Anim 619: Starting to come to life

This week in animation class was actually incredibly busy, but it was fun. I had a lot more work than I have previously had, although that was partly due to my own desire to push my limits. I have been fairly good about doing my assignments well before the deadlines, but this time I had to push it in order to get things done.

Our first part of this week was to take the bouncing ball animations that we did last week and add a tail to each one. This is to show what is called secondary action and overlapping. In elaborating further on the concept of showing weight in animation, we have to look at what else there is in a scene or character to give the illusion of weight. Say a character has on a raincoat: if the character is walking and suddenly stops, physics dictates that the coat will keep moving in the direction of the aforementioned walk, get pulled on by the character, then spring back due to the force being exerted on it. Subtle hints like this help to give the illusion of life to animations. They are pretty much everywhere, but you won't notice them unless you are looking: the tuft of hair on top of Pinnochio's head, Snow White's dress, or even the large belly of the Sherrif of Nottingham in Disney's Robin Hood. All of them simulate weight without distracting from the main action.

The assignment called for a tail for each bouncing ball, each with a different weight. One of the things that you will find when animating tails is that they follow the motion paths of the object it is attached to, creating sort of a whip-like motion to them. I decided to take the regular bouncing ball and add a hairy tail to it:

The second one I decided to do something a bit trickier. I played around with the timing a bit, slowing down the drop and decided to add half of an elastic exercise band to the bowling ball as its tail. I didn't know how it was going to react as I let it fall, so just started animating and this is what it ended up as:

The first time I played it full speed, I was as surprised as you are. The darn thing actually worked! ... at least it kind of worked for me looking at it here. I can think of a few things to do differently, but overall, not bad for a first time around. It just made me feel really good that I seem to have a natural ability to pick up on these things. It must mean that I am finally doing what I am really good at.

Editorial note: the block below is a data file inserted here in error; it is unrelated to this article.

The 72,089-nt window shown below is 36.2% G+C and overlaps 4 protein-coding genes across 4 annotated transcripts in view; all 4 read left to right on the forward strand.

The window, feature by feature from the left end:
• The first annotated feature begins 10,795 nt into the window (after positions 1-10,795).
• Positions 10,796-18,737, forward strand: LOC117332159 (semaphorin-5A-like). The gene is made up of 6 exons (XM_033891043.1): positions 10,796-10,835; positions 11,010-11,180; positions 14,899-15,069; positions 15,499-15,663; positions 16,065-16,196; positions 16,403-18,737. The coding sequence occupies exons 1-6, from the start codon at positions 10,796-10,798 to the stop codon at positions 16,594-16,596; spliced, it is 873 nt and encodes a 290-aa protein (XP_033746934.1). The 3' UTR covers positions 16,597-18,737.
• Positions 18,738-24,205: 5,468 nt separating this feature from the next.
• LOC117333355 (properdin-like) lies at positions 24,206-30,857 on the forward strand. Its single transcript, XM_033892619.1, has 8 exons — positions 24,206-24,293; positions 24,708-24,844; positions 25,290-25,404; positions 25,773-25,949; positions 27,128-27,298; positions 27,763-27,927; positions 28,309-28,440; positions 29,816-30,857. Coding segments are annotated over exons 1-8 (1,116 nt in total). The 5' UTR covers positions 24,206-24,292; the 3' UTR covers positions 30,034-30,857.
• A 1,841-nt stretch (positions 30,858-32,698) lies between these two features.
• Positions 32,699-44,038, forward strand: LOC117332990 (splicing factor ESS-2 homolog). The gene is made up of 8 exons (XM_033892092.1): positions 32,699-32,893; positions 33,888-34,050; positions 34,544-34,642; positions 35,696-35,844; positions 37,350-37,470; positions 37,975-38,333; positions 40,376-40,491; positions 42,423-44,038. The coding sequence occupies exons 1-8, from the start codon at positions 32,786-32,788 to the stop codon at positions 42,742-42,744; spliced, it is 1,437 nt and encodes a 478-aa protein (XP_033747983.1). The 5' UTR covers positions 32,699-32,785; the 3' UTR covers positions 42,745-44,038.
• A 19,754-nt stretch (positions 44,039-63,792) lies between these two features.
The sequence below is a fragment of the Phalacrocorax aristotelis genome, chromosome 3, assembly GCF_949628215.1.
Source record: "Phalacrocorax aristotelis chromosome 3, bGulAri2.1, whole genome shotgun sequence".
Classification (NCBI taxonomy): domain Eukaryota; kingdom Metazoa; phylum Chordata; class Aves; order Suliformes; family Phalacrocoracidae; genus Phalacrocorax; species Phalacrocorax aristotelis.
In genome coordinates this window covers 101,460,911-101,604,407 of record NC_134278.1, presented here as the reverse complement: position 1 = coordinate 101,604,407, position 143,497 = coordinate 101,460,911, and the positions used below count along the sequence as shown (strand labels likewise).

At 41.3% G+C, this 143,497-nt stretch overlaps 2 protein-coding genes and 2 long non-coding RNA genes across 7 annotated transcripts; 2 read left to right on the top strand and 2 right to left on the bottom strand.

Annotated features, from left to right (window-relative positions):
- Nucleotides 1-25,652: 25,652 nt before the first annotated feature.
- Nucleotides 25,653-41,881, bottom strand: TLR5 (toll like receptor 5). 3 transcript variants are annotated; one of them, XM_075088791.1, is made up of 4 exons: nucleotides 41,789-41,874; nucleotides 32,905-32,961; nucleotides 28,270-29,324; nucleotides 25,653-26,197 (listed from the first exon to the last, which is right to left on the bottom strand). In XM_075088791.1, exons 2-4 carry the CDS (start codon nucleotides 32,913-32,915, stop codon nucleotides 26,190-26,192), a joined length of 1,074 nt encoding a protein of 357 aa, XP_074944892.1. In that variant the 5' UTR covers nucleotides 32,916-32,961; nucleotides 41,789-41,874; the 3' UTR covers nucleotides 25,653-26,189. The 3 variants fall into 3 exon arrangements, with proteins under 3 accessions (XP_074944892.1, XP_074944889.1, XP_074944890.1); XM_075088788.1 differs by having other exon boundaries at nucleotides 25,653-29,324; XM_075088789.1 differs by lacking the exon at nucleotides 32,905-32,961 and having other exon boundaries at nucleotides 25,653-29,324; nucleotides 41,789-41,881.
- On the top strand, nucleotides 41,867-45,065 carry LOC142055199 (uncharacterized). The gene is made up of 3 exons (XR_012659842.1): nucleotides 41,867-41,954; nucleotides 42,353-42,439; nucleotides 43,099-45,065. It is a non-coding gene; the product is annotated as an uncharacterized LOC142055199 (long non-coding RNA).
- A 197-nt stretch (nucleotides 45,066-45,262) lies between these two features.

Our next assignment was called the Alive Ball. Essentially, we sadly learned that we wouldn't be just animating bouncing balls for the rest of our careers and would actually have to start delving into character animation. The assignment was fairly freeform in what we could do, which is always a good to help you learn what your boundaries are. The one requirement was that in seven seconds, we needed to have a ball in a scene moving of it's own power and show it thinking in some way or another. My imagination ran wild... then I tried to contain it:

First off, I timed out about how many frames I thought each action would take in my little story of the ball that discovered its own reflection. I created a background, which you can see above, then plotted the motion arcs. I then put a breakdown of how many frames would be needed for each action, which is the bar on top. I printed off the background with arcs and used that as an underlay as I drew all of the drawings. After I was finished, I photographed all the frames, made a few more in-between frames to slow down some motions that were going too fast, then composited the drawings over top of the background in Adobe After Effects. The result:

That poor little ball never knew what was coming.... can I tell you just how much I enjoy animation?

1 comment:

Elder Max and Sister Pat said...

Just want you to know I enjoy what you put here. It all looks good. Everyone should have the chance to do what they enjoy in life